Getting mainstream economists to agree on anything is never an easy task. Getting them to reach a consensus on the Reserve Bank’s rate policy is like pulling teeth.
That’s not to say that Tuesday’s rate decision was difficult to predict. The RBA’s decision to keep the cash rate steady at 2% fell in line with market expectations.
But speculation over their future policymaking is causing confusion across the markets.
Some economists believe a rate cut will take effect this year. Others believe we’ll see another rate cut, but not until next year. And then there are those who say the days of rate cutting are over. Who’s right? Don’t ask the markets, because they’ll give you three different answers.
It doesn’t help that the RBA gave nothing away in their official statement. They trotted out the usual lip service to keep the markets guessing.
They announced they’ll make any future decision based on the economic climate. It’s the stock standard answer given every time they hold steady. But it’s also an admission of the uncertainty facing the economy.
The RBA likes to think it can surprise the markets through their policymaking. If they could just catch us off guard, the markets might react. But they can’t. And they haven’t been able to for months.
No rate cut this year has worked as planned because the economic prospects are floundering. The markets simply aren’t buying the idea that rates can fix our problems.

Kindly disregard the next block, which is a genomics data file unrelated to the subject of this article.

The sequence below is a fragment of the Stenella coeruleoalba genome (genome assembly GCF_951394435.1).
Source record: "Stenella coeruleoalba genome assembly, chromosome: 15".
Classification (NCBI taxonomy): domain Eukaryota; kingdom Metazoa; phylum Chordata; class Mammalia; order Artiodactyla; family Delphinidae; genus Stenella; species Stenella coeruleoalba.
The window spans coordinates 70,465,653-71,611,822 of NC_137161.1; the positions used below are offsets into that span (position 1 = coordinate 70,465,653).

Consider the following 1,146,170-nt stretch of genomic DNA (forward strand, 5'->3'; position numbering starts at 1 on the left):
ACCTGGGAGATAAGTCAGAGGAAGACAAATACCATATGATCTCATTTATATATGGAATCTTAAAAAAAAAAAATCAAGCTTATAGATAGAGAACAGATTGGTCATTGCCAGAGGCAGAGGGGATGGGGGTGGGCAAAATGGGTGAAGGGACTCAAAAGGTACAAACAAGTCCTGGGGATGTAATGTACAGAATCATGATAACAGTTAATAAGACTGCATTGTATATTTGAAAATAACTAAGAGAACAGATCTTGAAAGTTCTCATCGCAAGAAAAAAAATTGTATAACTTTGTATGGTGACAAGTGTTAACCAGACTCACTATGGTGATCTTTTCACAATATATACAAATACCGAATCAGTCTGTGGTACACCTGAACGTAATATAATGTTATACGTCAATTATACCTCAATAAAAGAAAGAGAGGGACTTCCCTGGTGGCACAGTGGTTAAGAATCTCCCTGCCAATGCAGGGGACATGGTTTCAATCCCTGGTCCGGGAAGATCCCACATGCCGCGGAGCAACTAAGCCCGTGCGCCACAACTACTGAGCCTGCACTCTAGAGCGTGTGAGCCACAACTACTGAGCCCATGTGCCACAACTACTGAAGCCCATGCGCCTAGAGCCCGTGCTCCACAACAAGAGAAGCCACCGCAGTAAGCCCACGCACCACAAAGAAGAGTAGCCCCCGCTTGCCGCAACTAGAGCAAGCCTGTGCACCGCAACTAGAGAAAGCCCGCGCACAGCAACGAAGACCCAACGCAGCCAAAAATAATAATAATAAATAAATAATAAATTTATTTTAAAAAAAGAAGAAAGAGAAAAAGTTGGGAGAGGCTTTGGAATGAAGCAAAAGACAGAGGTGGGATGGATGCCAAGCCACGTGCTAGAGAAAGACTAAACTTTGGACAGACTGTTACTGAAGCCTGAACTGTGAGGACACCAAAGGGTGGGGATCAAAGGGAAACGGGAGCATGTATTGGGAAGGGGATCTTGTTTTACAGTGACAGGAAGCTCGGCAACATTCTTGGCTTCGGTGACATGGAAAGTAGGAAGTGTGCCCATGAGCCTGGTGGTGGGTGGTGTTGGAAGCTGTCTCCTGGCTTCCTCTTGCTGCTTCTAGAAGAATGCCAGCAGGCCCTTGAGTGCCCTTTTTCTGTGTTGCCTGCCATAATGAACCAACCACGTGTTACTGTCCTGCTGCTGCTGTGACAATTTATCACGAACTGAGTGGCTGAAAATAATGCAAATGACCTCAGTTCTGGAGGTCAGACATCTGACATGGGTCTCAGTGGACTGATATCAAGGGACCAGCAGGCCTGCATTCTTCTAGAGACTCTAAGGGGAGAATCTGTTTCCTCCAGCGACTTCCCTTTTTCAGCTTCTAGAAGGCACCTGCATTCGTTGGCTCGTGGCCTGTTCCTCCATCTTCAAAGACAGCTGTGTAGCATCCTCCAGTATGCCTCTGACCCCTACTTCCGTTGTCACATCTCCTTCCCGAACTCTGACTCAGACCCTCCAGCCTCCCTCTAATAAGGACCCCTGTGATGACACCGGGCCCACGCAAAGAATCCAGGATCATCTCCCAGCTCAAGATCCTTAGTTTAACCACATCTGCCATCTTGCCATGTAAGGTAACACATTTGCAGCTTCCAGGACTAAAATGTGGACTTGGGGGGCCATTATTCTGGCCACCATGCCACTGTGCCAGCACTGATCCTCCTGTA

Sadly, economic conditions are only going to get worse in the second half of the year.
Markets are changing their tune on interest rates
When the RBA last cut rates in May, the likelihood of another cut seemed a distant prospect. The prevailing wisdom was that it would keep rates on hold until 2016.
But then things started to take a turn for the worse.
Global markets started to rock. From Greece to China, investors began panicking about the future of the global economy.
Closer to home, falling commodity prices have long dampened domestic growth prospects.
That left the RBA relying on a rate rise coming from the US. A few months ago, it seemed possible that the Fed would hike rates later this year.
The chances of that happening have now all but receded. There’s far too much lacklustre economic data coming out of the US to suggest a rate rise. The likelihood is that US rates will remain unmoved until late 2016.
That’s why we’re now seeing the narrative changing. Economists are taking on a more bearish tone in their outlook on rates.
They’re now penning a 100% chance of rates falling to 1.75% by April. They’ve also raised the likelihood of a December rate cut to 88%.
This is a significant backflip compared with earlier predictions. This time last month they gave a 68% chance for a rate cut taking place before December.
The next rate cut in November?
Andrew Ticehurst has a knack for guessing the RBA’s motives. He’s the interest rate analyst at Nomura, a financial holding company. Ticehurst is the only economist to correctly predict every single rate decision this year.
That makes his prediction for a November rate cut rather telling. He explains:
‘The big picture backdrop is that we haven’t experienced a recession in 25 years. Australia has lost competitiveness. We’ve fired some policy bullets and we’ve used up a bit of our luck.